Canadian Disability Studies Association Review - Anatomy of Edouard BeauprÃ©
Canadian Disability Studies Association
Reviewed by: Maria Truchan-Tataryn, Ph.D
A quick internet search for Edouard Beaupre (aka the Willow Bunch Giant) will give you a plethora of hits. You can view both family and promotional photographs, study x-rays of his joints, watch a short NFB film or read details about the life of this man, whose claim to fame is that he was the tallest man in Canadian history and one of the tallest men in the world. You will find most of these same details in Sarah York's recently published The Anatomy of Edouard Beaupre, however, this author's work of creative non-fiction offers much more than the extant facts of this relatively-unknown-famous-Canadian's life.
In a series of short vignettes, York presents the story of a person whose body did not stop growing. When he died at the age of 24, he was 8 feet and 4 inches tall. Hence the source of Edouard Beaupre's fame, the reason for his space in biographies of famous Canadians, the reason why he is written about and the reason we might read about him. Edouard Beaupre's life becomes a topic of interest because his anomalous body is an object of wonder, curiosity, fascination, derision. Bodies that obviously exceed the limits of prescribed normalcy are yesterday's freaks and today's medical cases, their images displayed in medical textbooks rather than on carnival posters.
Disability Studies scholarship (such as that of Rosemarie Garland Thomson, Robert Bogdan, Rachel Adams) examines the phenomenon of carnival 'freakery', exploring the social construction of spectacle, contexts of ableism, colonialism, sexism, and the like, as well as the complexities of exploitation and resistance. Human difference transmogrifies into monstrosity through social relationships/practices involving greed, power, and fear. Giants are made, not born. Although Edouard Beaupre was extraordinarily tall, the role of giant was imposed on him. The danger of writing and reading about Edouard Beaupre is that we may reinforce and/or perpetuate his reification as a freak, and the ubiquitous exploitation of difference.
Happily, York navigates these risky waters with skill and awareness, ultimately, if narrowly, avoiding the lure of molding her subject into the familiar and comfortable stereotypes of pathetic victim or a version of supercrip, inspiring the non-giant 'normates'(a term coined by Rosemarie Garland Thomson, 1997) with his gentleness. York frames Edouard Beaupre's narrative within that of the narrator, a medical scientist, who seeks to unravel the mystery of the 'giant's' pathology. In this framing, the narrator's self-questioning of his personal obsession with Edouard Beaupre provides a matrix of scrutiny to the chronicled events of Edouard's life, which is intensified still further by Edouard's own introspections, as imagined by York.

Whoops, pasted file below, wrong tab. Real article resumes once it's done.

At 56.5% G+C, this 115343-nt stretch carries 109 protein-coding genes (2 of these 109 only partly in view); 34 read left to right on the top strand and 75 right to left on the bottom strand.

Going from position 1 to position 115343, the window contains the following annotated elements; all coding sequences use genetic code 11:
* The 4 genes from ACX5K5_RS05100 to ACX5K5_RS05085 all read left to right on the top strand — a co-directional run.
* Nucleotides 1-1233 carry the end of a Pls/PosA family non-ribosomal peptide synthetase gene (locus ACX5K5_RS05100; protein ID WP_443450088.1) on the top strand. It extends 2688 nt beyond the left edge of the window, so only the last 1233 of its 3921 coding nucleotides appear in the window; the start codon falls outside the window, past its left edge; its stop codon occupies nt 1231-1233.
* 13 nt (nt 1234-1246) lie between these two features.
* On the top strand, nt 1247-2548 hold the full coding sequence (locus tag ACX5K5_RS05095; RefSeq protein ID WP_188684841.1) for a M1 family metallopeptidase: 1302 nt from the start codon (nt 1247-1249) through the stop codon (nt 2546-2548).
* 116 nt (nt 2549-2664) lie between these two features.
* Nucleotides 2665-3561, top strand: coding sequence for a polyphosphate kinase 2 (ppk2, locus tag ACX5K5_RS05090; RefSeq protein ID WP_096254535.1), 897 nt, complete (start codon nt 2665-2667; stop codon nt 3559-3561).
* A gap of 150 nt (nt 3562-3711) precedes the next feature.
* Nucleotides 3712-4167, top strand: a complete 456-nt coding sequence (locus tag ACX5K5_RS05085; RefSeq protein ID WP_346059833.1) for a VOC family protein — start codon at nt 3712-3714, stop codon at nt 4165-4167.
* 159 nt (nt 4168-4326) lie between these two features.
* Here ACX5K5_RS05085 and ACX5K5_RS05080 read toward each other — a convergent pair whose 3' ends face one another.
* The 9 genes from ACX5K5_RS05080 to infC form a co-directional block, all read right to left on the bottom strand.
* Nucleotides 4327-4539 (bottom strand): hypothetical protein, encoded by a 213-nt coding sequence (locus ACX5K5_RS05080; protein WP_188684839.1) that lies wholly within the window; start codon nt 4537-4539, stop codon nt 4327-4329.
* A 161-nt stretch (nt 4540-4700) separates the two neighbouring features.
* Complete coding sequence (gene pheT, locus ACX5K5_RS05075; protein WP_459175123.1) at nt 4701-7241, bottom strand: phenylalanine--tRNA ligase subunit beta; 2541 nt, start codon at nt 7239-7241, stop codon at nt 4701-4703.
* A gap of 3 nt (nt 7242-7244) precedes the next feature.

York undermines the classic metaphoric exploitation of anomaly in literature through the doctor's gradual understanding of his motives York's narrative reveals the human being that animated the transgressive physical size that marked Edouard Beauprâ€š's life and his body after death. She succeeds not simply by attempting to reveal his emotions and thoughts, but specifically by providing his context of family and marginalized ethnicity. The reader gets to know a boy and a young man who lives within a family's emotional ambivalence-that is no doubt familiar to most of us: guilt, fear, longing, enduring love, regret, and disappointment infuse the relationships composing Edouard's prairie community, ever struggling with poverty and loss. We are compelled to relate to Edouard as a fellow human being. This humanity, juxtaposed with the indignity inflicted on Edouard's body, in life and death, illuminates the social construction of Edouard's role of freak. His decision to travel as a circus sideshow generates from his desire to support his family as well as to win his father's approval. His limited options are constricted further by others' failure to appreciate his abilities for practical work and his fierce love and attachment to his community. Instead, he encounters embarrassment or disapproval. When Uncle Johnny invites the 16 year old Edouard to take him on, in no way does the uncle celebrate Edouard's strength: ''How sad it is to be outdone by a child,''' he said'(34). Away from home, as the object of incessant stares, Edouard is forced to confine himself to the stifling environment of the circus, where people pay in order to gawk. Edouard's felt financial responsibility to his family, his gentleness and trust, make him a target for exploitation by corrupt circus agents and drive him to abuse his own strength and health. His early, intensely pathetic death provokes weary outrage in this reader, since his loneliness, despair, and untreated illness were preventable, if difference was not construed as defect.